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Troops pull out of Brazil capital; president under pressure

27 May 2017

Turning rumours into solid accusations, Brazil's Supreme Court of Justice chose to open an investigation, triggering the political crisis.

Demonstrators take part in a protest against Brazil's President Michel Temer in Brasilia, Brazil, Wednesday, May 24, 2017.

A count released by the authorities listed 49 injured people and seven detained in the protests.

In it, Temer is heard authorizing Bautista to pay millions in hush money to a convicted former politician who was aware of the prevalence of bribery and corruption in the highest levels of Brazilian government. The president has denied wrongdoing and said he will not resign.

The use of troops in the nation's capital is particularly fraught in Brazil, where many still remember the repression of the country's 1964-1985 military dictatorship.

Meirelles, a favorite of investors who took over the finance ministry a year ago and headed the central bank under Brazil's leftist former president, Luiz Inacio Lula da Silva, is seen as a prime contender to replace Temer.

Young lawmakers in the PSDB wanted to abandon his government immediately last week when the top court approved the corruption probe into Temer.

Demonstrations against his government turned violent on Wednesday, and he briefly deployed troops to contain protesters who demanded his resignation.

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Leaders from 29 nations, including Italy, Russia and Indonesia, were in attendance. Britain, France and Germany were represented by finance or trade officials.

In a decree published in the Official Diary, Temer revoked the order issued the previous day, saying that "the halt to acts of destruction and violence and the subsequent reestablishment of law and order" had motivated him to pull back the troops. The protest was largely peaceful until a group of masked members of the so-called black bloc, a group that has frequently been infiltrated by agent s provocateurs, attacked police and vandalized government ministry buildings, setting one, the agricultural ministry, on fire.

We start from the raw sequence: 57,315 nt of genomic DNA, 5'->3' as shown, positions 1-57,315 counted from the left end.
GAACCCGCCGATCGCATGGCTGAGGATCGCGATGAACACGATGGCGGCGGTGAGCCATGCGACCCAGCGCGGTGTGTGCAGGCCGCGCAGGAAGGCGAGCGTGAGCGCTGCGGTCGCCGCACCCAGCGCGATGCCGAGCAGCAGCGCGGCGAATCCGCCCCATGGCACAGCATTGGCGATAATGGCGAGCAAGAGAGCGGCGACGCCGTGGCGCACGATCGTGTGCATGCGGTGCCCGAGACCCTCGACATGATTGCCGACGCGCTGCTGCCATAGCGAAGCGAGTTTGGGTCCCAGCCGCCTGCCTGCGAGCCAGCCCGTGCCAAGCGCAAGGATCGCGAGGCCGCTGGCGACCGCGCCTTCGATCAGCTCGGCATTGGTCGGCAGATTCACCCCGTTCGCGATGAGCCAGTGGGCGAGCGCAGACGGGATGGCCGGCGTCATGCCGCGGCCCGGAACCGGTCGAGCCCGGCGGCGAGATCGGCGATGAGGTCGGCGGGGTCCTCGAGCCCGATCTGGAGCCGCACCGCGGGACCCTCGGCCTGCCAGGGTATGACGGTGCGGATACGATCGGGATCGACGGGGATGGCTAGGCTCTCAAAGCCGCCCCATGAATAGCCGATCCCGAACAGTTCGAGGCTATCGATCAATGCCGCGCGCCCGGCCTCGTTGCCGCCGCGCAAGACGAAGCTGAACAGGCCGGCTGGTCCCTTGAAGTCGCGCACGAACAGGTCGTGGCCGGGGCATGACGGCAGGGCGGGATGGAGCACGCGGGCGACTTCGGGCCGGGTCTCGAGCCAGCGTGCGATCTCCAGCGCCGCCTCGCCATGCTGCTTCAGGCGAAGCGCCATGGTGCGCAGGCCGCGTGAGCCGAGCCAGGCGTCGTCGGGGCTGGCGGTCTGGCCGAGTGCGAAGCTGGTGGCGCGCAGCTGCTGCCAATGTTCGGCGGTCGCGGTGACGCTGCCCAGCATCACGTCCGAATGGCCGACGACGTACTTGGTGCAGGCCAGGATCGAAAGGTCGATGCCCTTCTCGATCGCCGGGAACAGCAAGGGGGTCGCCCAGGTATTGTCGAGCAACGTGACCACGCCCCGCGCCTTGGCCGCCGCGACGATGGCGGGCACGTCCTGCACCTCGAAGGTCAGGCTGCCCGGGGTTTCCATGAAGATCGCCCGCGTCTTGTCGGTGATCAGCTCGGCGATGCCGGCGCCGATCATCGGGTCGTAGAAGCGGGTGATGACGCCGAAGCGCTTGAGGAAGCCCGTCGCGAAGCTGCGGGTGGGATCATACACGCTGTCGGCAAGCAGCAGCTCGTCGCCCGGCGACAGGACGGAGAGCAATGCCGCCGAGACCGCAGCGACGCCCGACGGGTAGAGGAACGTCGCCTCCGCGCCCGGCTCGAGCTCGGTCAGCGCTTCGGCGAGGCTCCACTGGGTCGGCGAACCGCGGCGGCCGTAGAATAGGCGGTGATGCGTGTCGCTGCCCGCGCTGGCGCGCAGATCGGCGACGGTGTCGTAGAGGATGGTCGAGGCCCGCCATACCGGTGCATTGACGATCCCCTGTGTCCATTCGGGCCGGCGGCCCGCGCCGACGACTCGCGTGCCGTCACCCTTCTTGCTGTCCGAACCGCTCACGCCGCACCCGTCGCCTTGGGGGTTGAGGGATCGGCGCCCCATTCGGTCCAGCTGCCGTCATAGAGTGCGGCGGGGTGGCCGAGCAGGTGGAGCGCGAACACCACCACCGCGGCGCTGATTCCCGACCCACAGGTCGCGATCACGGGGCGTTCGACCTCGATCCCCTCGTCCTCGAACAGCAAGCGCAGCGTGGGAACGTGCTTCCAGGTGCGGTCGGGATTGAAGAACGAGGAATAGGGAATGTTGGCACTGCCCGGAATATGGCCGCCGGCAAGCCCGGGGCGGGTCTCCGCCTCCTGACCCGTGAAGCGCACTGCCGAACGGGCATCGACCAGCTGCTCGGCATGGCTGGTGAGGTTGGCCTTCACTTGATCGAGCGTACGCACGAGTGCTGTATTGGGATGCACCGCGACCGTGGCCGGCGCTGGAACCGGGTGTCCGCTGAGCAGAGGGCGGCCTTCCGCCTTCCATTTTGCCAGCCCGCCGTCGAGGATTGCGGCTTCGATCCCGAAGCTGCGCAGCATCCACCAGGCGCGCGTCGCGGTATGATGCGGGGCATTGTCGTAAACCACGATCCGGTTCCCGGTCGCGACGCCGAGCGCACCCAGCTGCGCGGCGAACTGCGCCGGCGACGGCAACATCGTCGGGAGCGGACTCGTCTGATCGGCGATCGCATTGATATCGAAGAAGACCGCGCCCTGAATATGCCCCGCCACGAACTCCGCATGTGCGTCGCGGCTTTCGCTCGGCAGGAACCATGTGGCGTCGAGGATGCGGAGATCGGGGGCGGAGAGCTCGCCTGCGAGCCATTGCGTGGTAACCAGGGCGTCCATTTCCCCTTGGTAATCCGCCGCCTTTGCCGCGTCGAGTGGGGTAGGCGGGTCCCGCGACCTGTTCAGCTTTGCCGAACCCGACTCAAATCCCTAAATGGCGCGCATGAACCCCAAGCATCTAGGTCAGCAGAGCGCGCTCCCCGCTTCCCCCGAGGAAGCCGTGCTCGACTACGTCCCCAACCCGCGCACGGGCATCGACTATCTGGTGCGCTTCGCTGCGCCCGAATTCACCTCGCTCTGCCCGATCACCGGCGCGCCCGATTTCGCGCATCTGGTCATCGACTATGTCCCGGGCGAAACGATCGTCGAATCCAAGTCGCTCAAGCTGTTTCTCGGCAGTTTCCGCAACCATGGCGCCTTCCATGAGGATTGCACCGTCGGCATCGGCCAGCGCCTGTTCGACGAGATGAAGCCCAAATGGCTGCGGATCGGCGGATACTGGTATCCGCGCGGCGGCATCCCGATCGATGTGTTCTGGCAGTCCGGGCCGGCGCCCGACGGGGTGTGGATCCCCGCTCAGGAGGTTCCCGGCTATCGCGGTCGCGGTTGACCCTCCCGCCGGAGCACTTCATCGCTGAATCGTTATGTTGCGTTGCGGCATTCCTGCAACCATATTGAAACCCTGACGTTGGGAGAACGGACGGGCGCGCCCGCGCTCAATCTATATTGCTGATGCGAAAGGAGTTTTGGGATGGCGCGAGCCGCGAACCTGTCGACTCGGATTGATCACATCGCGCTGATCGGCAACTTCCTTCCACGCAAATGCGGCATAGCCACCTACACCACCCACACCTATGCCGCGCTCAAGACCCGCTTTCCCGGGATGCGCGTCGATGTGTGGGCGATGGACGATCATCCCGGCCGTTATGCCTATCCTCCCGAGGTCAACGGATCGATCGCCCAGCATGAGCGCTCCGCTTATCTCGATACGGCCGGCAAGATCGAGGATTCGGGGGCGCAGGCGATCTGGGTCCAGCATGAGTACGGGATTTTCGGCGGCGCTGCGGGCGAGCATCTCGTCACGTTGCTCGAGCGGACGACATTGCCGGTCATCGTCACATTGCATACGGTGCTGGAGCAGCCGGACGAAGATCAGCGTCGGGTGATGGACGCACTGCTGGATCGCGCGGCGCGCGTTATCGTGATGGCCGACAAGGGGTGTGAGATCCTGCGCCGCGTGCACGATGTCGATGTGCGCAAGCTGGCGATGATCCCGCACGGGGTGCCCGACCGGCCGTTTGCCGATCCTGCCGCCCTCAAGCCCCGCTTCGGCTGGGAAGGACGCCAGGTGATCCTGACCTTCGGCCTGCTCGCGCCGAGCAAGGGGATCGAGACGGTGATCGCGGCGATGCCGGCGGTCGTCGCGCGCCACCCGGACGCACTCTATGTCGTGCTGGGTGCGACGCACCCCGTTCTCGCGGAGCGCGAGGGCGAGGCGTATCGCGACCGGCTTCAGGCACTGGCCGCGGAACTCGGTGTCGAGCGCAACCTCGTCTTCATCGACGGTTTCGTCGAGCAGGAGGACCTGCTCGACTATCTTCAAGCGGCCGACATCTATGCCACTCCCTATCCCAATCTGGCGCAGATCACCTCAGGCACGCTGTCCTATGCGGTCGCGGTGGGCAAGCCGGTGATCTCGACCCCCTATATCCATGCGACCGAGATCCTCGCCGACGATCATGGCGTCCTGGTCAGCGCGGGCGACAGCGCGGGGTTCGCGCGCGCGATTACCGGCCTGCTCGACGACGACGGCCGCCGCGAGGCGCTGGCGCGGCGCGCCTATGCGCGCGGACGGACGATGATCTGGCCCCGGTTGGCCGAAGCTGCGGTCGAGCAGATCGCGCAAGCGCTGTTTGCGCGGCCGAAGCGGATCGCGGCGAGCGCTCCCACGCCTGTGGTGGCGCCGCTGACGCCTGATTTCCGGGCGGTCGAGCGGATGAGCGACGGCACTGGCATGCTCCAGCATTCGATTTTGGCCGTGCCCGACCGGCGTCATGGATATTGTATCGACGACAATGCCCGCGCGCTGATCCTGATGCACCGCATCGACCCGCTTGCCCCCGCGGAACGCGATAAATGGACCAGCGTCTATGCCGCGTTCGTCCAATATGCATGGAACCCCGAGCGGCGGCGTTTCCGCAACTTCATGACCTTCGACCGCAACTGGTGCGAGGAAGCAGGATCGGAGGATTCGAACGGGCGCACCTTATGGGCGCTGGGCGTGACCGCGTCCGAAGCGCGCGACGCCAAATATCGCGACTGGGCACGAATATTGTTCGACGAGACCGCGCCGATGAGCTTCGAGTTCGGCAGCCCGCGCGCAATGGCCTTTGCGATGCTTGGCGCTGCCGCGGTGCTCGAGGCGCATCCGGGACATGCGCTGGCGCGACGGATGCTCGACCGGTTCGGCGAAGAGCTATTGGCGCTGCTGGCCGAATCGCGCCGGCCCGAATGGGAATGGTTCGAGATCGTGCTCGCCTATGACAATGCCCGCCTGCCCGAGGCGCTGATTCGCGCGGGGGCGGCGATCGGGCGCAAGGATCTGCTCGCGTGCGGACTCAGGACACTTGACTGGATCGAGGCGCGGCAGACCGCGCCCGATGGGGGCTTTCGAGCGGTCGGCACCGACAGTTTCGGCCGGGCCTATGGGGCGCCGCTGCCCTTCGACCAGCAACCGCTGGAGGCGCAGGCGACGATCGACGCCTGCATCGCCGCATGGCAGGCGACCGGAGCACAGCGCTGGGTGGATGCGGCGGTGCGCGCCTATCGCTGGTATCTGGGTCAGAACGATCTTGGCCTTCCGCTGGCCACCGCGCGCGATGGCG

"It's unacceptable that judges should be pressured, but that doesn't stop legal arguments from the defense being presented in a robust way", he said. The weeklong deployment was authorized by a presidential decree that left open the possibility that soldiers could be used more widely in Brasilia.

Temer's popularity was low even before the latest scandal broke, in part because of opposition to an economic overhaul that he wants to push through Congress, including loosening work rules and changing the pension system.

According to Folha, the bourgeois parties that had backed Temer during the ouster of Rousseff are now banking on Brazil's Federal Superior Electoral Tribunal (TSE) issuing a ruling early next month invalidating the 2014 election of Rousseff and Temer, then her vice presidential running mate, on the grounds that the campaign was illegally financed.

Andre Cesar, a political analyst at Hold consultancy, said Temer "cannot survive". Renan Calheiros, who is the whip for Temer's party in the upper house but has increasingly challenged the president.

Associated Press photographer Eraldo Peres reported this story in Brasilia and AP writer Mauricio Savarese reported from Rio de Janeiro.

While Congress debated, 35,000 people were marching toward the legislative building, shouting "Out with Temer!" and carrying signs calling for an immediate direct presidential election.

Troops pull out of Brazil capital; president under pressure